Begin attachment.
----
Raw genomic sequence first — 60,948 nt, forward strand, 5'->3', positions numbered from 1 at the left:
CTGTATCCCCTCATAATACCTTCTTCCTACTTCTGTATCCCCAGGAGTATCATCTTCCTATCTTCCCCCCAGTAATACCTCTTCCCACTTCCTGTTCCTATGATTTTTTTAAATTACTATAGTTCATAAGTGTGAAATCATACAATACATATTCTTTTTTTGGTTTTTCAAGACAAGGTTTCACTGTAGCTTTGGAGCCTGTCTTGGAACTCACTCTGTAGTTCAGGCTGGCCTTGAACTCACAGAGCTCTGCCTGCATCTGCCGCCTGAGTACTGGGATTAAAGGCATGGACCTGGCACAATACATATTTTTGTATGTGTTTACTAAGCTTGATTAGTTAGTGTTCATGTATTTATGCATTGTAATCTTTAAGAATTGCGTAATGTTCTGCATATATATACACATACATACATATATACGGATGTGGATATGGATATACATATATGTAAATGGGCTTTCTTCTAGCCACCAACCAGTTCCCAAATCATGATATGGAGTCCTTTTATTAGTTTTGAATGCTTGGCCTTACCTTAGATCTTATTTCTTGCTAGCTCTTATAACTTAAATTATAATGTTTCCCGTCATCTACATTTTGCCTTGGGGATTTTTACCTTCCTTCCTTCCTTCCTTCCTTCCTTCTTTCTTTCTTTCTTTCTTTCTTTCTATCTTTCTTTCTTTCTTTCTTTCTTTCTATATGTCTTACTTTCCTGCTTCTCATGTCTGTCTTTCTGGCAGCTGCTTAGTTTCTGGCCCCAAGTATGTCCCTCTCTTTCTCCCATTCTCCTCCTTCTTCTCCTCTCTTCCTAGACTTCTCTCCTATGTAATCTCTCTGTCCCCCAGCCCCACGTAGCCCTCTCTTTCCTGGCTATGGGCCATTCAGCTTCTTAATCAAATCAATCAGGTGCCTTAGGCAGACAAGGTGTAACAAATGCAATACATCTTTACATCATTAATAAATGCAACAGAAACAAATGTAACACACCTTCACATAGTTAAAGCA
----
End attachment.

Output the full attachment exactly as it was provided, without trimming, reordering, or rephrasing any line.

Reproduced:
Raw genomic sequence first — 60,948 nt, forward strand, 5'->3', positions numbered from 1 at the left:
CTGTATCCCCTCATAATACCTTCTTCCTACTTCTGTATCCCCAGGAGTATCATCTTCCTATCTTCCCCCCAGTAATACCTCTTCCCACTTCCTGTTCCTATGATTTTTTTAAATTACTATAGTTCATAAGTGTGAAATCATACAATACATATTCTTTTTTTGGTTTTTCAAGACAAGGTTTCACTGTAGCTTTGGAGCCTGTCTTGGAACTCACTCTGTAGTTCAGGCTGGCCTTGAACTCACAGAGCTCTGCCTGCATCTGCCGCCTGAGTACTGGGATTAAAGGCATGGACCTGGCACAATACATATTTTTGTATGTGTTTACTAAGCTTGATTAGTTAGTGTTCATGTATTTATGCATTGTAATCTTTAAGAATTGCGTAATGTTCTGCATATATATACACATACATACATATATACGGATGTGGATATGGATATACATATATGTAAATGGGCTTTCTTCTAGCCACCAACCAGTTCCCAAATCATGATATGGAGTCCTTTTATTAGTTTTGAATGCTTGGCCTTACCTTAGATCTTATTTCTTGCTAGCTCTTATAACTTAAATTATAATGTTTCCCGTCATCTACATTTTGCCTTGGGGATTTTTACCTTCCTTCCTTCCTTCCTTCCTTCCTTCTTTCTTTCTTTCTTTCTTTCTTTCTATCTTTCTTTCTTTCTTTCTTTCTTTCTATATGTCTTACTTTCCTGCTTCTCATGTCTGTCTTTCTGGCAGCTGCTTAGTTTCTGGCCCCAAGTATGTCCCTCTCTTTCTCCCATTCTCCTCCTTCTTCTCCTCTCTTCCTAGACTTCTCTCCTATGTAATCTCTCTGTCCCCCAGCCCCACGTAGCCCTCTCTTTCCTGGCTATGGGCCATTCAGCTTCTTAATCAAATCAATCAGGTGCCTTAGGCAGACAAGGTGTAACAAATGCAATACATCTTTACATCATTAATAAATGCAACAGAAACAAATGTAACACACCTTCACATAGTTAAAGCA